SAN DIEGO, Calif.—The drug palbociclib (PD-0332991), an inhibitor of cyclin-dependent kinases (CDK) 4 and 6, significantly improved progression-free survival when administered as a first-line treatment along with the aromatase inhibitor letrozole, in patients with ER-positive HER2-negative metastatic breast cancer. These results from the Phase II PALOMA-1 study were presented here at the American Association for Cancer Research Annual Meeting (Abstract CT101).
Median progression-free survival was 20.2 months for the 84 patients receiving the palbociclib-letrozole combination versus 10.2 months for 81 patients receiving letrozole alone, reported Richard S. Finn, MD, Associate Professor of Medicine at UCLA.
The progression-free survival hazard ratio for women taking the combination was 0.49 compared with women receiving letrozole alone. Overall survival was trending in favor of palbociclib-letrozole, Finn said, but the difference was not statistically significant.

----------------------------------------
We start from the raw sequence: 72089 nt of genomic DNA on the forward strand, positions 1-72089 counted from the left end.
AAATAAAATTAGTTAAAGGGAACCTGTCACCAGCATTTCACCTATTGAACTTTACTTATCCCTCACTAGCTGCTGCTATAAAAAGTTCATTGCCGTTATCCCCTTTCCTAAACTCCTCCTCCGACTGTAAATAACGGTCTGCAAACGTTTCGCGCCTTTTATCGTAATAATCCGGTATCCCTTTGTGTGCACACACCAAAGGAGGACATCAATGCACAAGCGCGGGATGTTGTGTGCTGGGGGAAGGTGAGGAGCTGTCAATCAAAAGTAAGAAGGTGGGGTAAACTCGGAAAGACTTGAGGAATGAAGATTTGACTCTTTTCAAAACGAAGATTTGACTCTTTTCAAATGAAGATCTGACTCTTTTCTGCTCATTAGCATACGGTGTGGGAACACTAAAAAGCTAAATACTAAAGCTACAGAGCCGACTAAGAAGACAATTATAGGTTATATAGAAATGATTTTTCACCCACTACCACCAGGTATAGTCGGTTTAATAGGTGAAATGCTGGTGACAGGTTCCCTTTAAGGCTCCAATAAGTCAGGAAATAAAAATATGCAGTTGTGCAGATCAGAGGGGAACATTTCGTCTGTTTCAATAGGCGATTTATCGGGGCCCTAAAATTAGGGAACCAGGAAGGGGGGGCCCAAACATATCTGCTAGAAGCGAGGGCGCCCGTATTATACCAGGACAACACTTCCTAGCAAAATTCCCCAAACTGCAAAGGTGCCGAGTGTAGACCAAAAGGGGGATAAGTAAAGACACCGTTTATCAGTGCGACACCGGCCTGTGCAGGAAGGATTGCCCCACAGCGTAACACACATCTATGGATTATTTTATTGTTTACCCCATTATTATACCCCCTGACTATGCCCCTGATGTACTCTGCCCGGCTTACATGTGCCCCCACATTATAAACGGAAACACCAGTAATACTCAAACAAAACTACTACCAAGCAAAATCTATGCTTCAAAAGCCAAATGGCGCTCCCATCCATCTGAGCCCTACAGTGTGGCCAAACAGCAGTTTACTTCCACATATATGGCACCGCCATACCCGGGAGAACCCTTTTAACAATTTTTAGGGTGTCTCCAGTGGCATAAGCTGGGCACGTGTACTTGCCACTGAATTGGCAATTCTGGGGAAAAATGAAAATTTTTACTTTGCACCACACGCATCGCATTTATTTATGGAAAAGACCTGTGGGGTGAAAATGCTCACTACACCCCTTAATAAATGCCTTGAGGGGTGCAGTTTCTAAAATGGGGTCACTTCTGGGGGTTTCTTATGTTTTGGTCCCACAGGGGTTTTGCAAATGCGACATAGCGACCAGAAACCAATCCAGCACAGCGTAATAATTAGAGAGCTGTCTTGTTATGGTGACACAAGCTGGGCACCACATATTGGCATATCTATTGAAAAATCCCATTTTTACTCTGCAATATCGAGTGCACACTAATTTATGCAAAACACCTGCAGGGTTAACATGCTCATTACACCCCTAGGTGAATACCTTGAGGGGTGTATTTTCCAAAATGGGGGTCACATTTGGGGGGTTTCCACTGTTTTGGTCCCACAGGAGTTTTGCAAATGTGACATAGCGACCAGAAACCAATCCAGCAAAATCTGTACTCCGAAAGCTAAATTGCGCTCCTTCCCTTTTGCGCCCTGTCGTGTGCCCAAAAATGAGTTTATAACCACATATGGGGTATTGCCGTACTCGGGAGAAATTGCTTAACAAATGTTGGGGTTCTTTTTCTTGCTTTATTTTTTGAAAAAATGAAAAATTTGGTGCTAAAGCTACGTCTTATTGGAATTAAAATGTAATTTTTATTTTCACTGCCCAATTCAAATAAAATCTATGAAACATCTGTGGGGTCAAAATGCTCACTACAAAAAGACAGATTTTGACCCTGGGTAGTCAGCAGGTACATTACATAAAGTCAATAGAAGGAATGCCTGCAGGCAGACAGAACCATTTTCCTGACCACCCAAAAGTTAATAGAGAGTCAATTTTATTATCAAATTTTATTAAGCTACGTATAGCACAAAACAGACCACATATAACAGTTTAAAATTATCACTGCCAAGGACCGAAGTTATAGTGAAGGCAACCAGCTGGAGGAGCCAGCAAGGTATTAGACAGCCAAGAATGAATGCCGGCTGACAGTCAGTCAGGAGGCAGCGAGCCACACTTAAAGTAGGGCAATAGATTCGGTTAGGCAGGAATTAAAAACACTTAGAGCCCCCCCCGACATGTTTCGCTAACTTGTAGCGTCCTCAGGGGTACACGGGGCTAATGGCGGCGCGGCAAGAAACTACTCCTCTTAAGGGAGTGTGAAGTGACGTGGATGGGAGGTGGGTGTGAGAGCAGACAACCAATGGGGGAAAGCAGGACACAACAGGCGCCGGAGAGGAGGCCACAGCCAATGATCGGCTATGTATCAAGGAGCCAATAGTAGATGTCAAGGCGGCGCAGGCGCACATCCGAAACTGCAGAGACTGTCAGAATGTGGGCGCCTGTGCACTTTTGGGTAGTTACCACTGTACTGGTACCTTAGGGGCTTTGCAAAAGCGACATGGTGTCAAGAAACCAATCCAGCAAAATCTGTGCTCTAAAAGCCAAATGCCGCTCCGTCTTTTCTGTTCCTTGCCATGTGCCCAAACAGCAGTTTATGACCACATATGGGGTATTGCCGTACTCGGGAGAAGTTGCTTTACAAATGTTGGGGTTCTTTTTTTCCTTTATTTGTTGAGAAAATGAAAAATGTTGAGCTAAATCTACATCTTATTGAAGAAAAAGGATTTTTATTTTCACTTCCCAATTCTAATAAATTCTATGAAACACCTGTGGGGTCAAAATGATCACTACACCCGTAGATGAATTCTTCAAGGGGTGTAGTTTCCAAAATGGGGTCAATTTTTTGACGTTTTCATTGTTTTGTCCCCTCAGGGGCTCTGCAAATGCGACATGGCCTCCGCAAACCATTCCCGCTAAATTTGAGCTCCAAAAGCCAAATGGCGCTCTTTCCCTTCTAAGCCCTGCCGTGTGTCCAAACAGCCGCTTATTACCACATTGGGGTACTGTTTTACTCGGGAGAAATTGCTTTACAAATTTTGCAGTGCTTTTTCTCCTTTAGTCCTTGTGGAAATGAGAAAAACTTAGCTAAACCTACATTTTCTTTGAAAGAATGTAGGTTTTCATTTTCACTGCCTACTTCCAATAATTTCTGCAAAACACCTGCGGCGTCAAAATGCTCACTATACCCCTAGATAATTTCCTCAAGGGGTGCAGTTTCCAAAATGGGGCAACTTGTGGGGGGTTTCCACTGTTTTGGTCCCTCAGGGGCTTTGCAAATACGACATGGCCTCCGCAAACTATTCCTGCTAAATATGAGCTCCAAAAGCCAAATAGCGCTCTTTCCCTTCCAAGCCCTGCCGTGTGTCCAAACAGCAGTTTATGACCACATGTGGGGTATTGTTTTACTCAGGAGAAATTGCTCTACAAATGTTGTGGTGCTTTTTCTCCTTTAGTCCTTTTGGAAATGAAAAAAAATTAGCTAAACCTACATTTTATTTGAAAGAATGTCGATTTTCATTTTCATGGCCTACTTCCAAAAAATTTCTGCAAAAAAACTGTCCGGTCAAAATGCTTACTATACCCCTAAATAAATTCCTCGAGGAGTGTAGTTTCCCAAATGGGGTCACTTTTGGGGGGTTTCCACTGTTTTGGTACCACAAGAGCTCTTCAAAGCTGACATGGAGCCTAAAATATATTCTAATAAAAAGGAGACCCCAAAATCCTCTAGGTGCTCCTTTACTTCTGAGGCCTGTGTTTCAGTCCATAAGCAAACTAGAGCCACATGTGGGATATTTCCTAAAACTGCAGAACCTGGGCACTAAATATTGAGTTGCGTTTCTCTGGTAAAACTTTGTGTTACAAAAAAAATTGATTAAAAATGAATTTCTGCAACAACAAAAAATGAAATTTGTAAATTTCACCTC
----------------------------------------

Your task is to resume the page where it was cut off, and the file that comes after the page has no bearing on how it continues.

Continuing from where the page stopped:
The study's senior author is Dennis Slamon, MD, PhD, Professor of Medicine at UCLA's Jonsson Comprehensive Cancer Center and Director of the Revlon/UCLA Women's Cancer Research Program, where the preclinical work was performed. The study was sponsored by Pfizer Oncology.
Cyclin-dependent kinases have been around for some time. The Nobel Prize in 2001 was awarded to scientists responsible for the discovery and identification of cyclin, CDKs, and cell cycle checkpoints—Leland H. Hartwell, PhD; Sir Tim Hunt, FRCS; and Sir Paul M. Nurse, PhD.
Palbociclib blocks the transition from G1 to S phase in the cell cycle where CDK-4 and -6 play a critical role in regulating cell metabolism.
Finn said that palbociclib is unlike earlier CDK inhibitors which were “pan CDK inhibitors,” while this second-generation CDK-4/6 inhibitor is very specific in blocking CDK-4/6, leading to less toxicity.